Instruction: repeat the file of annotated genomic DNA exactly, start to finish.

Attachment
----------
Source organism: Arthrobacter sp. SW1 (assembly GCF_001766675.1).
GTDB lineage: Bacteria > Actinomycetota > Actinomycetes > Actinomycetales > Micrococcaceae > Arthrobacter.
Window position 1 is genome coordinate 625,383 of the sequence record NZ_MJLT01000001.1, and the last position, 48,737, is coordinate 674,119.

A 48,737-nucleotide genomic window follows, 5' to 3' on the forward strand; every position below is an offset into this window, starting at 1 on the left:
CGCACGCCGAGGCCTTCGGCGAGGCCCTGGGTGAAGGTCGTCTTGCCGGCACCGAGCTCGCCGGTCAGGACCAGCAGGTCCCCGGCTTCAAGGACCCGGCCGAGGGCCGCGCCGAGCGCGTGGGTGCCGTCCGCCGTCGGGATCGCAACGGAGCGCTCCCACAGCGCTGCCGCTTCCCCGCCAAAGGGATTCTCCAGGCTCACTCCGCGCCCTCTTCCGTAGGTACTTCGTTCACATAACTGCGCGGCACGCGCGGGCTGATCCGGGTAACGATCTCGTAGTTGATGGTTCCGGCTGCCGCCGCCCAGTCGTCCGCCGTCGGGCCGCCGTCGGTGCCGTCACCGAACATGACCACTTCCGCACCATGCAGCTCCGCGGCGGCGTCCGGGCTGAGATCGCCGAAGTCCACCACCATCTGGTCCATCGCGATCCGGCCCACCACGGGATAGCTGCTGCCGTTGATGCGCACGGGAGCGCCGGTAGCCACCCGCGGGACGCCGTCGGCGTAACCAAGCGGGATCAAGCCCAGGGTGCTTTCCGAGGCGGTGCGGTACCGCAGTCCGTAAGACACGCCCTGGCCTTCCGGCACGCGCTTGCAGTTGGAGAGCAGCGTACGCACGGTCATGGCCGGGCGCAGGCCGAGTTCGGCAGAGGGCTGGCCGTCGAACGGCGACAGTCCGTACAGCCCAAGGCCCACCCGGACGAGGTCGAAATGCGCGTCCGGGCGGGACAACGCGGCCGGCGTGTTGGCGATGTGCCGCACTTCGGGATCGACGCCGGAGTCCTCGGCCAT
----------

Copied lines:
Source organism: Arthrobacter sp. SW1 (assembly GCF_001766675.1).
GTDB lineage: Bacteria > Actinomycetota > Actinomycetes > Actinomycetales > Micrococcaceae > Arthrobacter.
Window position 1 is genome coordinate 625,383 of the sequence record NZ_MJLT01000001.1, and the last position, 48,737, is coordinate 674,119.

A 48,737-nucleotide genomic window follows, 5' to 3' on the forward strand; every position below is an offset into this window, starting at 1 on the left:
CGCACGCCGAGGCCTTCGGCGAGGCCCTGGGTGAAGGTCGTCTTGCCGGCACCGAGCTCGCCGGTCAGGACCAGCAGGTCCCCGGCTTCAAGGACCCGGCCGAGGGCCGCGCCGAGCGCGTGGGTGCCGTCCGCCGTCGGGATCGCAACGGAGCGCTCCCACAGCGCTGCCGCTTCCCCGCCAAAGGGATTCTCCAGGCTCACTCCGCGCCCTCTTCCGTAGGTACTTCGTTCACATAACTGCGCGGCACGCGCGGGCTGATCCGGGTAACGATCTCGTAGTTGATGGTTCCGGCTGCCGCCGCCCAGTCGTCCGCCGTCGGGCCGCCGTCGGTGCCGTCACCGAACATGACCACTTCCGCACCATGCAGCTCCGCGGCGGCGTCCGGGCTGAGATCGCCGAAGTCCACCACCATCTGGTCCATCGCGATCCGGCCCACCACGGGATAGCTGCTGCCGTTGATGCGCACGGGAGCGCCGGTAGCCACCCGCGGGACGCCGTCGGCGTAACCAAGCGGGATCAAGCCCAGGGTGCTTTCCGAGGCGGTGCGGTACCGCAGTCCGTAAGACACGCCCTGGCCTTCCGGCACGCGCTTGCAGTTGGAGAGCAGCGTACGCACGGTCATGGCCGGGCGCAGGCCGAGTTCGGCAGAGGGCTGGCCGTCGAACGGCGACAGTCCGTACAGCCCAAGGCCCACCCGGACGAGGTCGAAATGCGCGTCCGGGCGGGACAACGCGGCCGGCGTGTTGGCGATGTGCCGCACTTCGGGATCGACGCCGGAGTCCTCGGCCAT